White Sox starter John Danks is permitted to designate six clubs for no-trade protection under his five-year, $65MM extension. His list for 2014 includes the Athletics, Orioles, Nationals, and Blue Jays, MLB.com’s Scott Merkin reports on Twitter.
Though Danks has reportedly drawn some interest, including from the Yankees, his contract certainly limits his appeal. As MLBTR’s Steve Adams noted in breaking down the potentially available starters, Danks is due about $34MM through 2016. However, the 29-year-old lefty holds some value after working back from shoulder surgery, as he has shown the ability to produce over stretches. Through 124 innings on the year, Danks owns a 4.35 ERA with 6.3 K/9 against 3.3 BB/9. But he had lowered that mark to 3.99 before getting hit hard two days ago by the Astros.
Of course, it is far from clear that any of those four clubs would be interested in adding Danks (and, in particular, his contract), so the clause’s impact on Danks’ market may be limited. The A’s and Nats appear to be set in their rotations, while the Jays are reportedly interested in adding a pure rental and the O’s may likewise prefer not to take on that kind of commitment after promising $50MM to the struggling Ubaldo Jimenez before the season.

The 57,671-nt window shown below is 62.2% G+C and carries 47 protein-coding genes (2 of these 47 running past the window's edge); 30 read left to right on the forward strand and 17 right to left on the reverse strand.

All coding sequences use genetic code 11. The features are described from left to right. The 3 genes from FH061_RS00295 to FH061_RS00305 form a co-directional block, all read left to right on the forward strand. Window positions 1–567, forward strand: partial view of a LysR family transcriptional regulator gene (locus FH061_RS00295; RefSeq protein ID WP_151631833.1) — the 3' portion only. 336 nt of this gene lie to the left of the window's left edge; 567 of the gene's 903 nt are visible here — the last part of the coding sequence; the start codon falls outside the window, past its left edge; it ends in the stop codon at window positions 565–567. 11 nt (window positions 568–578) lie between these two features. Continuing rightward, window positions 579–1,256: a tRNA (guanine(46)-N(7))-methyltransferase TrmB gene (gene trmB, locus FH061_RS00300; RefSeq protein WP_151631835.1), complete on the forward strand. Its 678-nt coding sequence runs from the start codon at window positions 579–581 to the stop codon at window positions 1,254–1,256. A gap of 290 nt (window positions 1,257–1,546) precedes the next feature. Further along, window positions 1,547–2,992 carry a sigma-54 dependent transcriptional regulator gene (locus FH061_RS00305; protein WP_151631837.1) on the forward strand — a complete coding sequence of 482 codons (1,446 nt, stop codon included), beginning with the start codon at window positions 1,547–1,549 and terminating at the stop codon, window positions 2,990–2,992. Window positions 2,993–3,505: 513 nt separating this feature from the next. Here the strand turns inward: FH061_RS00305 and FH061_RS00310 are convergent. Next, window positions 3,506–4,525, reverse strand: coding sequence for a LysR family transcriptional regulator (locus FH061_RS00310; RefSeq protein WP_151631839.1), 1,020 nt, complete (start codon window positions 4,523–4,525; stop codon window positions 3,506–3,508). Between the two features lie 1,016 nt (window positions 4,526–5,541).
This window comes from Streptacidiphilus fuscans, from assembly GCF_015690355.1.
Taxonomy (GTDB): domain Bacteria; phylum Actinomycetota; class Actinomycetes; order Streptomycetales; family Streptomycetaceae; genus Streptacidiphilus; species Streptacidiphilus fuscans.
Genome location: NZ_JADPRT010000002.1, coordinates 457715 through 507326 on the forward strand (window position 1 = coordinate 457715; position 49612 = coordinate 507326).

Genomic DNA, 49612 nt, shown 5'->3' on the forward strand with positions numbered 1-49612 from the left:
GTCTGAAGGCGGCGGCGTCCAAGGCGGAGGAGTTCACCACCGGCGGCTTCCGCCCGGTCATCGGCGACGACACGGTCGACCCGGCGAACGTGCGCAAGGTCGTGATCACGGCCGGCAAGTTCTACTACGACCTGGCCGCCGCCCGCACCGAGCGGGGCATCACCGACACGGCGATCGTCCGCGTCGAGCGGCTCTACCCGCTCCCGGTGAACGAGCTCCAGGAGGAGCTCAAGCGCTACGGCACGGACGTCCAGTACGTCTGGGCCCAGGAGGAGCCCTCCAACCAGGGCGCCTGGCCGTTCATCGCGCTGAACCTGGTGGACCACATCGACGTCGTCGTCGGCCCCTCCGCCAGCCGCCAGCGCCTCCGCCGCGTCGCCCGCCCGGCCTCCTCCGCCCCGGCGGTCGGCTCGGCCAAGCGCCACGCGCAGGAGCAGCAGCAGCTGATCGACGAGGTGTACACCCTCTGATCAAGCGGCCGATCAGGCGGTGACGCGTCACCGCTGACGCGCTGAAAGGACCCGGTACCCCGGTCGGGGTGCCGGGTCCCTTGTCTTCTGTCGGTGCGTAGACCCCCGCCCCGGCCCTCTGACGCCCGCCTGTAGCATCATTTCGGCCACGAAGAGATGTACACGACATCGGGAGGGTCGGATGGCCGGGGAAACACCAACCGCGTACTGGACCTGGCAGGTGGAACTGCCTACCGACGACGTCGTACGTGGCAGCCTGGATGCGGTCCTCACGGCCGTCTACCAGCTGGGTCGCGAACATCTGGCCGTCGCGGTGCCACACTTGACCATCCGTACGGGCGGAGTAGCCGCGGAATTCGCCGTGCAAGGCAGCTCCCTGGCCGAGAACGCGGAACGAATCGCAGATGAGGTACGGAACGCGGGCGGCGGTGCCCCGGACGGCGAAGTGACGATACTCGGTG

Here are some recent minor league transactions from around baseball, with the newest moves at the top of the post…
- Two minor league signings were posted today by the Athletics, as the club landed righty Tim Alderson and outfielder Zeke DeVoss, according to the MLB.com transactions page. Alderson, a 25-year-old former first-rounder and top-100 prospect, has seen his career stall. He has struggled to a 6.12 ERA in 50 relief innings this year for the Orioles’ top affiliate. DeVoss, just 24 years old, was a third-round pick in 2011 but failed to progress this year for the Cubs.
- The Angels have outrighted infielder Ian Stewart to Triple-A, according to the PCL transactions page. He was designated for assignment two days ago. It is not yet clear whether Stewart has accepted the assignment. (He has the right to choose free agency because he has previously been outrighted.)